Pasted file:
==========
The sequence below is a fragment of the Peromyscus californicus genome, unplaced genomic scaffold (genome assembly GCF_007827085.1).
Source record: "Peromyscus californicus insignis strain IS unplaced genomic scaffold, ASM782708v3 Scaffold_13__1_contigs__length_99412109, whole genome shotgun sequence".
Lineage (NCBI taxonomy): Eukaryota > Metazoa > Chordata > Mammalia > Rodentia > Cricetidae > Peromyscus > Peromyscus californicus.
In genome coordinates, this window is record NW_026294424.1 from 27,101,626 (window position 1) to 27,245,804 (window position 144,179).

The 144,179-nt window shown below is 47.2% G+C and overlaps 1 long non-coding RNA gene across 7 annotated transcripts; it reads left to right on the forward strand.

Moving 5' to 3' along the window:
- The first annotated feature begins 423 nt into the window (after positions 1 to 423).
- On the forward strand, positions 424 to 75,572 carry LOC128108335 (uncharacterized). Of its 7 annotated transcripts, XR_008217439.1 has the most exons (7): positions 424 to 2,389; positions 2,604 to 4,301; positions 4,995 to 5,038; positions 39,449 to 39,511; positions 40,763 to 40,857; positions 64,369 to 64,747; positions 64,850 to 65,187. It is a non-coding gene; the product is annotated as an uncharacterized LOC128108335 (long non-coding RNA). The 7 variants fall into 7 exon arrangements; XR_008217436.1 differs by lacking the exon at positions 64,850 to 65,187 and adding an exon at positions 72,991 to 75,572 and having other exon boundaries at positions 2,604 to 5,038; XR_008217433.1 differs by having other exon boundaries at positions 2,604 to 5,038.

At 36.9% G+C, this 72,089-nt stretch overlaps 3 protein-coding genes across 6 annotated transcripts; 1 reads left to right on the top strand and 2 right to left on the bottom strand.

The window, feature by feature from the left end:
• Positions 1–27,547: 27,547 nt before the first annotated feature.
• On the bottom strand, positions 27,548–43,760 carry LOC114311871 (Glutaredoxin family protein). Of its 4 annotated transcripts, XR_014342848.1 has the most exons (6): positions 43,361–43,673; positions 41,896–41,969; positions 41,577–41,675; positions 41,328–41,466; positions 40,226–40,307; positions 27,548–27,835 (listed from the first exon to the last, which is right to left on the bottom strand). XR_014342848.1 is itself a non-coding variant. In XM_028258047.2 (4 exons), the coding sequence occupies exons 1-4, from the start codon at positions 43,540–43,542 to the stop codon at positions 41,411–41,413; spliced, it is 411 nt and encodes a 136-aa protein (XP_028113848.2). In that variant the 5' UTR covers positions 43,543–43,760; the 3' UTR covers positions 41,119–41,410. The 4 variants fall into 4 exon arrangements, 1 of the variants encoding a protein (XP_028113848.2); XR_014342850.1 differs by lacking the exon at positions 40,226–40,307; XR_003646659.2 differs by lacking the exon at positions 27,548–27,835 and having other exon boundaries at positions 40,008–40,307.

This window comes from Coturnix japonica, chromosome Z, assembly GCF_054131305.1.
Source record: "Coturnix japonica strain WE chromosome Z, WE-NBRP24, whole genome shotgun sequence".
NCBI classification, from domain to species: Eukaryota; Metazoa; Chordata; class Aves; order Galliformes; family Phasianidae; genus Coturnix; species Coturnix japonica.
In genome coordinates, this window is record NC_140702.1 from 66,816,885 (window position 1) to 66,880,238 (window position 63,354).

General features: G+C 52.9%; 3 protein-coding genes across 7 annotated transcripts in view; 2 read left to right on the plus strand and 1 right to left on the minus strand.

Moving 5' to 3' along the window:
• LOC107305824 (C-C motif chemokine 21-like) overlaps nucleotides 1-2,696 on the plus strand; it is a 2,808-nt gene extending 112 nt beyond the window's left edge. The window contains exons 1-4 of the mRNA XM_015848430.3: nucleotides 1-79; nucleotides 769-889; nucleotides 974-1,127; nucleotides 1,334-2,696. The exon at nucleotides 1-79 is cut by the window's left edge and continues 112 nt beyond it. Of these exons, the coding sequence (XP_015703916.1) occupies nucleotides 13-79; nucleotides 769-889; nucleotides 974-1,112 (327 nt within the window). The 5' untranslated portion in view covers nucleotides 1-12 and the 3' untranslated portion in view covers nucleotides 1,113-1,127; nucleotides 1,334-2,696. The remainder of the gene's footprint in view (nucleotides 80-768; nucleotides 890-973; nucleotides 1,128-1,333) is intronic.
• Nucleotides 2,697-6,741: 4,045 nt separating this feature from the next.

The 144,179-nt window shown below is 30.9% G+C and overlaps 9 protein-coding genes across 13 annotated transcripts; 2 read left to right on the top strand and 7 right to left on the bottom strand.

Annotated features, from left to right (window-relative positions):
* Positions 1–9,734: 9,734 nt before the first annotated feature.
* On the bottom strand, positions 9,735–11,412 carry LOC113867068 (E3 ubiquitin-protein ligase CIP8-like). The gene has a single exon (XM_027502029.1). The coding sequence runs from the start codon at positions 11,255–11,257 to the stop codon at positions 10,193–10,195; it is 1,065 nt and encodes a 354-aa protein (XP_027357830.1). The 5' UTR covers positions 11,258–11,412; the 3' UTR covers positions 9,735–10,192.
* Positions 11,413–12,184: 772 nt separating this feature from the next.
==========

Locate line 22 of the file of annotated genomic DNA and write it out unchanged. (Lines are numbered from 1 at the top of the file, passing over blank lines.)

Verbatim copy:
Annotated features, from left to right (window-relative positions):